A mentally unstable Vietnam war veteran works as a night-time taxi driver in New York City where the perceived decadence and sleaze feeds his urge for violent action, attempting to save a preadolescent prostitute in the process.
Robert De Niro,
Kevin's mother struggles to love her strange child, despite the increasingly vicious things he says and does as he grows up. But Kevin is just getting started, and his final act will be beyond anything anyone imagined.
On a beautiful cloudless day a young couple celebrate their reunion with a picnic. Joe has planned a postcard-perfect afternoon in the English countryside with his partner, Claire. But as Joe and Claire prepare to open a bottle of champagne, their idyll comes to an abrupt end. A hot air balloon drifts into the field, obviously in trouble. The pilot catches his leg in the anchor rope, while the only passenger, a boy, is too scared to jump down. Joe and three other men rush to secure the basket. Just as they secure the balloon, the wind rushes into the field, and at once the rescuers are airborne. Joe manages to drop to the ground, as do most of his companions, but one man is lifted skywards. As Joe, Claire and the other rescuers watch this strangely beautiful sight, they see the man fall to his death. Recalling the day's events at dinner with his friends Robin and Rachel, Joe reveals the impact the accident has had on his battered psyche. Ironically the balloon eventually lands safely,... Written by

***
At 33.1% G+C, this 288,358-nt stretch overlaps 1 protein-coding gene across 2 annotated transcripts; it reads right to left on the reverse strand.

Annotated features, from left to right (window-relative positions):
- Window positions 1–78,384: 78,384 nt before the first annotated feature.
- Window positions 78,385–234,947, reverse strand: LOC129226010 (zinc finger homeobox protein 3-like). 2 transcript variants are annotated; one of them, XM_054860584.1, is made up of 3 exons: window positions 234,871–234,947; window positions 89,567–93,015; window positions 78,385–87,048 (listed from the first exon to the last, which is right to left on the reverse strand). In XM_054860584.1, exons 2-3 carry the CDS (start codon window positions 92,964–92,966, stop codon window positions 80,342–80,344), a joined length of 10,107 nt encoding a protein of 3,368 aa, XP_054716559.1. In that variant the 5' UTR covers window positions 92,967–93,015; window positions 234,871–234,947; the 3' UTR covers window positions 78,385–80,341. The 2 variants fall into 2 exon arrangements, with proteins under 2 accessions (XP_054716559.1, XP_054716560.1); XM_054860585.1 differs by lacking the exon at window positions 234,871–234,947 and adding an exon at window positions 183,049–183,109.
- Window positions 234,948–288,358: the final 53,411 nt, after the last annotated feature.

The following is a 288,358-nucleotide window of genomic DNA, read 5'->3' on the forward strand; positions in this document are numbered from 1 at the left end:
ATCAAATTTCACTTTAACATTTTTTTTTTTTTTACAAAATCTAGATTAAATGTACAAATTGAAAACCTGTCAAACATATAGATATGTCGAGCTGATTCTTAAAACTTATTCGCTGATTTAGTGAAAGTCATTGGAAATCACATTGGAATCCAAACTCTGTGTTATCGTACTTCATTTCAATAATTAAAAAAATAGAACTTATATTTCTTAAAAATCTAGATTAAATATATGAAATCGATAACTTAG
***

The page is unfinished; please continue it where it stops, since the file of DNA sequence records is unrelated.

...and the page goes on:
Sujit R. Varma
'Enduring Love' manages to be grip the viewers attention right from the very beginning. We are given some wonderful shots of the beautiful British landscape at the centre of which there is couple on a picnic. However a hot-air balloon appears to be on the loose and what follows is a terrible accident that effects their lives. 'Enduring Love' is visually impressive mostly due to the excellent cinematography and the background score contributing to the scenes. Penhall's writing is very good (sharp dialogues, unfolding events, well-defined characters) but in the middle it gets a bit slow-paced. The stalker subplot could have been done with less focus (that extra scene during the rolling credits wasn't necessary and the film may have been stronger without it) as it was working better as a movie about Joe and his fragile relationship with Claire. The movie is pretty much character driven and it heavily relies on the performances. Fortunately, this is where 'Enduring Love' scores high. Daniel Craig breathes into a role that seems made for him. He portrays Joe's guilt, confusion, patience and determination with amazing skill. Samantha Morton has less screen time but she is just as good while she gives a beautifully understated performance. Rhys Ifans springs a surprise in remarkably playing a homosexual stalker with Clerambault's syndrome. Bill Nighy and Susan Lynch are adequate in their tiny roles. For me 'Enduring Love' has been a strange movie watching experience but as I thought more about it, I grew to understand and appreciate it more. It does have its flaws as mentioned earlier but it's a good character study and visually interesting.
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